Erik Epp: Green Chemistry Education Research
Erik, who taught Chemistry 121 this past fall and is currently back at Purdue University for a short time, will be returning to St. Olaf in April as a postdoctoral associate with Bob Hanson. Erik's research is in the area of chemical education -- how we learn and how we measure learning. Associated with a grant from the Keck Foundation, Erik will be taking a close look at how we have implemented green chemistry principles across the curriculum, particularly in organic chemistry. The student working with Erik will be doing a mix of education research and actual laboratory research, as we are interested in following through with an amazing finding we had in relation to one of the experiments we did in Chemistry 253 this past fall.
Monday, February 1, 2010
Love Food as well as Chemistry? How to Find and Build a Career in the Food and/or Flavor Industries"
Curious about the smell of cookies baking? Or how researchers try to isolate vanilla flavor? Know yourself, discover your passion, and weave it into your career! These and much more is what our speaker has combined and built into a successful career. Learn from our speaker how you might also be able to combine your passion in food and chemistry into a career in the exciting world of food and flavor.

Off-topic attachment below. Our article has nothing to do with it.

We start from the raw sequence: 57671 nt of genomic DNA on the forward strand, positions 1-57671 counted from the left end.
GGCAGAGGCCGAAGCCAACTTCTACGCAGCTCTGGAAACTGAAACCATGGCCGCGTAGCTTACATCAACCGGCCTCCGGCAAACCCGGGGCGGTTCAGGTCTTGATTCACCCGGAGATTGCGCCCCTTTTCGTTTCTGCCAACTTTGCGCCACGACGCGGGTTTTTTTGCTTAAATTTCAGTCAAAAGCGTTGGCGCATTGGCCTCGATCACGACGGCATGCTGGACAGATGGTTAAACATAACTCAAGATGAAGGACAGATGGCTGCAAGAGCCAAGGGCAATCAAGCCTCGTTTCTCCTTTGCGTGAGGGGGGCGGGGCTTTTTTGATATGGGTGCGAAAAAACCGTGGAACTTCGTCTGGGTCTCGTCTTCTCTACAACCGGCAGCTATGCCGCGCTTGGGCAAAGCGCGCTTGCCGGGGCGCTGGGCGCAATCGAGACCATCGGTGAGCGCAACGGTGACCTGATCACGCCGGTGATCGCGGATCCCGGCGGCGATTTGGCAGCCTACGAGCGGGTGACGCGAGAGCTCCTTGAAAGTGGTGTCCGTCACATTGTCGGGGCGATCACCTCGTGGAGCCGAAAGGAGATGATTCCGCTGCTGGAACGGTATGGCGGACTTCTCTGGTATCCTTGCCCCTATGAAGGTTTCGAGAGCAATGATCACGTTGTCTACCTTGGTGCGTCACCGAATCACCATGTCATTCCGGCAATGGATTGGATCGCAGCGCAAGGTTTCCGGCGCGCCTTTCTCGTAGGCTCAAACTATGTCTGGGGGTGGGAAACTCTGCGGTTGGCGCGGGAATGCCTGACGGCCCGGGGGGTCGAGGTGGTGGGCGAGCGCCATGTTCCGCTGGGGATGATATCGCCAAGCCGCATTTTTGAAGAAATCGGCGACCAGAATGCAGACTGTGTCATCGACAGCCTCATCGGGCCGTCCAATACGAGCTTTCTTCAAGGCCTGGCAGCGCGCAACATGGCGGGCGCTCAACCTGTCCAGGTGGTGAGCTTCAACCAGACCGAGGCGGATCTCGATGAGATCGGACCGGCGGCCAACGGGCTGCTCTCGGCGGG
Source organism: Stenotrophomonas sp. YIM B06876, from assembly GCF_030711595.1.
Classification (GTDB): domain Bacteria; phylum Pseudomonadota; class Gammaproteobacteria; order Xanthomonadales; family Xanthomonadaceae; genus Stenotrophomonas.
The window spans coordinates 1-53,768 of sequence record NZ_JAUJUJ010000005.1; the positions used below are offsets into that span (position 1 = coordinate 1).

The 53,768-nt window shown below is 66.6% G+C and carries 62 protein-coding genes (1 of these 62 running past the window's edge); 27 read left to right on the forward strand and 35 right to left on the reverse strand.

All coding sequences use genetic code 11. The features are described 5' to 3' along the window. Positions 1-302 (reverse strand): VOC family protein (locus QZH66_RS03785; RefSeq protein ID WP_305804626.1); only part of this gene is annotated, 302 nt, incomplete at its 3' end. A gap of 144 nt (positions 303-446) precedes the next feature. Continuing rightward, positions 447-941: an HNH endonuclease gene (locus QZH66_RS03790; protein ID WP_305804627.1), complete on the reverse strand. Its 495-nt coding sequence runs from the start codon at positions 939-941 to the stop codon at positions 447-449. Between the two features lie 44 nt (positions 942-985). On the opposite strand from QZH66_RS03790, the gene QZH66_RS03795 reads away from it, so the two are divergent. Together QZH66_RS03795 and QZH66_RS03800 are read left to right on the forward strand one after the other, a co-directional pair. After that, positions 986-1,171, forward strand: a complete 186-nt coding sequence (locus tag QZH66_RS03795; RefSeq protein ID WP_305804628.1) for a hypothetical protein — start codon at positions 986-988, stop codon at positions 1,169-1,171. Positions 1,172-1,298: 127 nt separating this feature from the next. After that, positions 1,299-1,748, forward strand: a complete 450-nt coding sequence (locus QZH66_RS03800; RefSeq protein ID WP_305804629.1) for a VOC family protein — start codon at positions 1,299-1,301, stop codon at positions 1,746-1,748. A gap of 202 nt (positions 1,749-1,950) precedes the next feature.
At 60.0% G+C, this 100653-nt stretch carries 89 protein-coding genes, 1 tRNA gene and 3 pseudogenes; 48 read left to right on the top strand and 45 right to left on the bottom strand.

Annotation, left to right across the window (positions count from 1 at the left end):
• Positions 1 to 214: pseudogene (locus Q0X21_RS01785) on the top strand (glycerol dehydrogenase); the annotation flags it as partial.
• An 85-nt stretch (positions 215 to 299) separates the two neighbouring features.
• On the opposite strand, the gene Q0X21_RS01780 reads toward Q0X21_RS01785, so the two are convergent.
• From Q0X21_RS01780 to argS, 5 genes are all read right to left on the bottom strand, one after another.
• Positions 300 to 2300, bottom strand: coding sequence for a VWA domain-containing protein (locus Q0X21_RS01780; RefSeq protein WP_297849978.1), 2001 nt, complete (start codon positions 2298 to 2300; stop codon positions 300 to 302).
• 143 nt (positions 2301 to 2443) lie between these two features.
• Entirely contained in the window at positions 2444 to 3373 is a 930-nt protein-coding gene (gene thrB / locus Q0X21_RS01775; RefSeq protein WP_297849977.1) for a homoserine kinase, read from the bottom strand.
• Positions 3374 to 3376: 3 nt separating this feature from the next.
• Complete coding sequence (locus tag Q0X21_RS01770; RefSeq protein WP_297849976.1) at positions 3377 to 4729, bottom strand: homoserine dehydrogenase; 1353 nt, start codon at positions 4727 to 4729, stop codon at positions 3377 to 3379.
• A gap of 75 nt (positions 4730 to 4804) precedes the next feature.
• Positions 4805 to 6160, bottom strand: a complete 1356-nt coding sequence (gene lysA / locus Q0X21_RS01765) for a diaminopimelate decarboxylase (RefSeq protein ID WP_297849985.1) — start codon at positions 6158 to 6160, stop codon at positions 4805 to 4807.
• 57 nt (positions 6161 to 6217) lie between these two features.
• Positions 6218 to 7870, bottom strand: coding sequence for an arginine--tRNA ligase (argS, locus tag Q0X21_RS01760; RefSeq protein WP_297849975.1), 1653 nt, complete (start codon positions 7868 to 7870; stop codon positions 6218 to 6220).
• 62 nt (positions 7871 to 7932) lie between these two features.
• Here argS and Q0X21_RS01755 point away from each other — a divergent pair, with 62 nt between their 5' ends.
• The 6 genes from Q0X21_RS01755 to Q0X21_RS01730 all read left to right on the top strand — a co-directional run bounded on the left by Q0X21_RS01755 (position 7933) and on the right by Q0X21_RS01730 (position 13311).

What You Will Learn
- Why 'life long learning' as well as understanding yourself is important to defining Career goals.
- What type of positions chemists have taken in the Food or Flavor Industries.
- Where to find training in Food Science or Food Regulations.
- How to develop skills and network for a career in the Food or Flavor Industries.
- And much more...
Date: Thursday, Feb 11, 2010
Time: 2:00-3:00 pm ET
Don't miss out - Register now!
Questions to speaker can be submitted during registration.
Who Should Attend
Chemists, Food & Flavor Scientists, Engineers, ACS Members, and Aspiring Scientists.
Meet your Expert!
Carolyn Fisher received her B.S. in 1972 from Wayne State University and Ph.D. in 1978 from Stanford University. She was a Research Chemist at Kalsec from 1978 to 1991. At the University of Delaware from 1992 to 1996, she continued her work on the isolation of bioactive components of spices & herbs as well as writing the book Food Flavours: Biology & Chemistry. She started at McCormick & Company in 1996 as a Quality Assurance Manager for industrial flavor products and became a Regulatory Manager in 2005. She has developed a training program for regulatory professionals in the U. S. Industrial Group at McCormick, helping her peers grow in their careers. A version of this training course is also being provided through the McCormick Learning and Development Center to non-regulatory professionals. Carolyn is an instructor for the Institute of Food Technologists short course, Labeling Requirements and Implications for Foods Marketed in the U.S.